duna_web

Last year saw the release of their sprawling studio masterpiece Euporie Tide and Pewt’r sessions 3 is the third (surprisingly!) in a bunch of studio improvs with guest guitarist Ron Schniederman from the Sunburned hand of man. It contains a mere three tracks, but one of which is a huge 25 minute pulsating behemoth called Incipiency Suite, a glorious trip, quite mellow and almost ‘jazz’ at times, really quite ear friendly. The other two tracks are more typically Causa territory, faultless brashy psych and atmospheric blue. They have amidst their number a secret weapon, one Jonas Munk, a young guitarist who displays great sensitivity, restraint and explosive power in his playing. My new favorite band.

by John Haylock

Share

Comments (0)

Indietracks Festival 2014

Tags: , , , , ,

Indietracks Festival 2014

Posted on 09 August 2014 by Dorian

When going to camp at a music festival there aren’t that many things you need to ensure a good time. Enough money for food and drinks (and any merch you might desire), a sleeping bag and enough clothes to last the three days. What you do need however is a tent, and discovering that nobody in your party remembered to bring one after you’ve already driven the 130 miles between Brighton and Northampton is a bit of a panic moment. Luckily we live in an age of convenience and a quick online search, followed by a trip to the nearest Argos, saves the day.

Owl

The combination of a tent diversion and a three hour traffic jam on the M25 means that by the time we get to the festival site we have already missed three of the four bands on offer for the first evening. The good news is that the weather is lovely, the owls are out, the bar is open and we still have Allo Darlin‘s set to look forward to.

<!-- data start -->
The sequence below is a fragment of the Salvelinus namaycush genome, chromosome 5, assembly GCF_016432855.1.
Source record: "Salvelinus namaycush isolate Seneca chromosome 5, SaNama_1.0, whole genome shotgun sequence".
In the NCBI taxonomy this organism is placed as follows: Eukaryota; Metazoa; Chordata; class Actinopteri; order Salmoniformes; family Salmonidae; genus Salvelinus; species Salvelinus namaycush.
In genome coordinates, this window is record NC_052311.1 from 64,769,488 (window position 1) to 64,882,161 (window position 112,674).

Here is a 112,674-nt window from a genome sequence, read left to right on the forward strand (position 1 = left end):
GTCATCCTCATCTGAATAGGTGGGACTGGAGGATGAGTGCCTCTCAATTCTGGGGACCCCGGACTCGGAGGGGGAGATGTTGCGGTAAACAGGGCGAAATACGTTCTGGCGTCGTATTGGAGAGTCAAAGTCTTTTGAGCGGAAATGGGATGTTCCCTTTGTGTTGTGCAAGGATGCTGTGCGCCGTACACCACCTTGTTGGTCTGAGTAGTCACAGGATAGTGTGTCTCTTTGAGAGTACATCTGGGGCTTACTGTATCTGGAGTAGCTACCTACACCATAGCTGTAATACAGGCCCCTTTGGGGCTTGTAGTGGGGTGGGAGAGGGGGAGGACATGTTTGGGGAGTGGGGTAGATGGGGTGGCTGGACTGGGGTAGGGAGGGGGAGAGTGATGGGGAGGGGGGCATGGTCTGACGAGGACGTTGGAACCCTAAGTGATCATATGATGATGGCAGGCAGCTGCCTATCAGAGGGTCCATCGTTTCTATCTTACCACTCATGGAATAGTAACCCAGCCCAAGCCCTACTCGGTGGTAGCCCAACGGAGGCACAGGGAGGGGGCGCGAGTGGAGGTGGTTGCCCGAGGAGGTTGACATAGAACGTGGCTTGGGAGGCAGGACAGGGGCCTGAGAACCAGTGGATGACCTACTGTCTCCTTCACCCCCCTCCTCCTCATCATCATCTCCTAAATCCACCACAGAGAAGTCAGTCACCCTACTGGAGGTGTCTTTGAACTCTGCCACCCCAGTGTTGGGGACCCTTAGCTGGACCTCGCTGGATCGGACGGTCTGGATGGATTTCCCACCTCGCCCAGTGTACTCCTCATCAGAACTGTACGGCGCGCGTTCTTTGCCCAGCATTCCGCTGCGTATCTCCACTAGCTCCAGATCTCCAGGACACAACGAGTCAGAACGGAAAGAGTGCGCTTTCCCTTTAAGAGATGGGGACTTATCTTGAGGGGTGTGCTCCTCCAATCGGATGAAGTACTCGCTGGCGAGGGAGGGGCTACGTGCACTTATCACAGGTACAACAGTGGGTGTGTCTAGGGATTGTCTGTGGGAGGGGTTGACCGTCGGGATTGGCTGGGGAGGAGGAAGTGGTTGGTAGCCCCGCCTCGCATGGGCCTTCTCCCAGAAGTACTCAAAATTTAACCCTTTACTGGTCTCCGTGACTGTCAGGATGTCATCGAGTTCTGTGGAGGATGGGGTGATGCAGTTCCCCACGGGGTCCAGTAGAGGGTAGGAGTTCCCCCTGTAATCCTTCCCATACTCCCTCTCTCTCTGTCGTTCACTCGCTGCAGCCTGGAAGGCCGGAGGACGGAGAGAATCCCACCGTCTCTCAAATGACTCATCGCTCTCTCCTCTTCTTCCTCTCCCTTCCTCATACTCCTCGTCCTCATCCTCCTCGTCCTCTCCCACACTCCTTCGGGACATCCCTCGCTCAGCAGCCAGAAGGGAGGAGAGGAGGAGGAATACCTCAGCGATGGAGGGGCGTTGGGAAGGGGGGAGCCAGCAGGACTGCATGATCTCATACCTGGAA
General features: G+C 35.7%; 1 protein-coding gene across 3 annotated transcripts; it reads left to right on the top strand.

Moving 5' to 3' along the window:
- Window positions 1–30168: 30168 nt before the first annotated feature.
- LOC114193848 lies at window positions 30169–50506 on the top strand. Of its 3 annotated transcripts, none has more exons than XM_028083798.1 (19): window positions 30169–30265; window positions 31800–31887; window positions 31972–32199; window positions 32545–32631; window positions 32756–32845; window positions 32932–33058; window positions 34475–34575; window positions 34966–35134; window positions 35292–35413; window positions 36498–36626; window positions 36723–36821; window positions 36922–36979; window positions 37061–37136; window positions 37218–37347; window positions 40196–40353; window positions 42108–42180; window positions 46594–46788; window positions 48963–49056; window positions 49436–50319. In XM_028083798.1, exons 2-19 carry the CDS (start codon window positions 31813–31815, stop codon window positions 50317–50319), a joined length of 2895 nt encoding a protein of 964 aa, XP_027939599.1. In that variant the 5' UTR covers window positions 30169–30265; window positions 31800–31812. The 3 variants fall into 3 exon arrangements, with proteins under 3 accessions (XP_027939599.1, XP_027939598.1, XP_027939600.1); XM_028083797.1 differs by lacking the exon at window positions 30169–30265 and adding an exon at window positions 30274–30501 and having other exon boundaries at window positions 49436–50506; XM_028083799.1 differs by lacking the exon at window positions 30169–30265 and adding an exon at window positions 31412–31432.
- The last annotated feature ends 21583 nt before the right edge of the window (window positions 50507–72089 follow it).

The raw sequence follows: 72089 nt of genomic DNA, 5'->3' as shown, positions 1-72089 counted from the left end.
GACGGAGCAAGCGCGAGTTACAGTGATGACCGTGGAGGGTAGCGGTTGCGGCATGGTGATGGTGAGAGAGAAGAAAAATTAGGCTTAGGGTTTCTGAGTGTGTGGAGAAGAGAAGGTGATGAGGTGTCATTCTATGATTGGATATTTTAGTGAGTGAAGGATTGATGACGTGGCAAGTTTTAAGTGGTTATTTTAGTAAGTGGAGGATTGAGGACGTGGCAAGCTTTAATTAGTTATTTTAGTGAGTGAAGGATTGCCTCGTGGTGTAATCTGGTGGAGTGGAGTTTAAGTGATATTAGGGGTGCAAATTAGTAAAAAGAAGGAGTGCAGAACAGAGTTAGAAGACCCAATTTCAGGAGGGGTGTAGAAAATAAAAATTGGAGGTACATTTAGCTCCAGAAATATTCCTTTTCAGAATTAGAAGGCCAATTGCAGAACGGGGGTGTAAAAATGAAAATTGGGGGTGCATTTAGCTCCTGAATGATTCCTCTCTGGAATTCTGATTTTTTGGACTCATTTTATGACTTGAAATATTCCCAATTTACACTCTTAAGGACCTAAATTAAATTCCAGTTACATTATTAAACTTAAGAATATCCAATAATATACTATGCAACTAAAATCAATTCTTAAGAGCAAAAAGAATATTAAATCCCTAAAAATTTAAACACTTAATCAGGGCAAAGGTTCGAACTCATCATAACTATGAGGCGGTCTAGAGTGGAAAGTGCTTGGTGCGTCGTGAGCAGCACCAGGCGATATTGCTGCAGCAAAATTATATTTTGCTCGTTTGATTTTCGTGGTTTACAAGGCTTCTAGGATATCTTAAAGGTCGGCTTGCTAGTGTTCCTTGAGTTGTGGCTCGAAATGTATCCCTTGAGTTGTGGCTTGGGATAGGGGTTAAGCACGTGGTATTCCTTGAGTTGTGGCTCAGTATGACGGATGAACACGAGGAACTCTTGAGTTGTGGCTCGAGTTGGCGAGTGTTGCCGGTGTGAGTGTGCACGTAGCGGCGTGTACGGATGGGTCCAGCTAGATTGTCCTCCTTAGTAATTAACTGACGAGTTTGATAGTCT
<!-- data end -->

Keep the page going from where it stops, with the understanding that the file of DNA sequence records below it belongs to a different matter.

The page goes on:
Allo Darlin

Allo Darlin

I love the type of bands that play Indietracks, but I can understand why a lot of them are a cult concern. Allo Darlin’ on the other hand have everything it takes to be one of the few bands on the scene that deserve a big crossover moment. The new songs they open the set with sound great, but it is the favourites from their last two albums that the festival crowd want. Each band member does their thing perfectly tonight, bouncy bass (playing the slap bass interlude on a cover of ‘You Can Call me Al’ is particularly good), skilled guitar work and a captivating front-woman. It is ‘Tallulah’ sung solo that remains the high point of their set, magical stuff.

The following day has a  much more relaxed start to it with a visit to the train sheds, the obligatory owls and then some excellent music.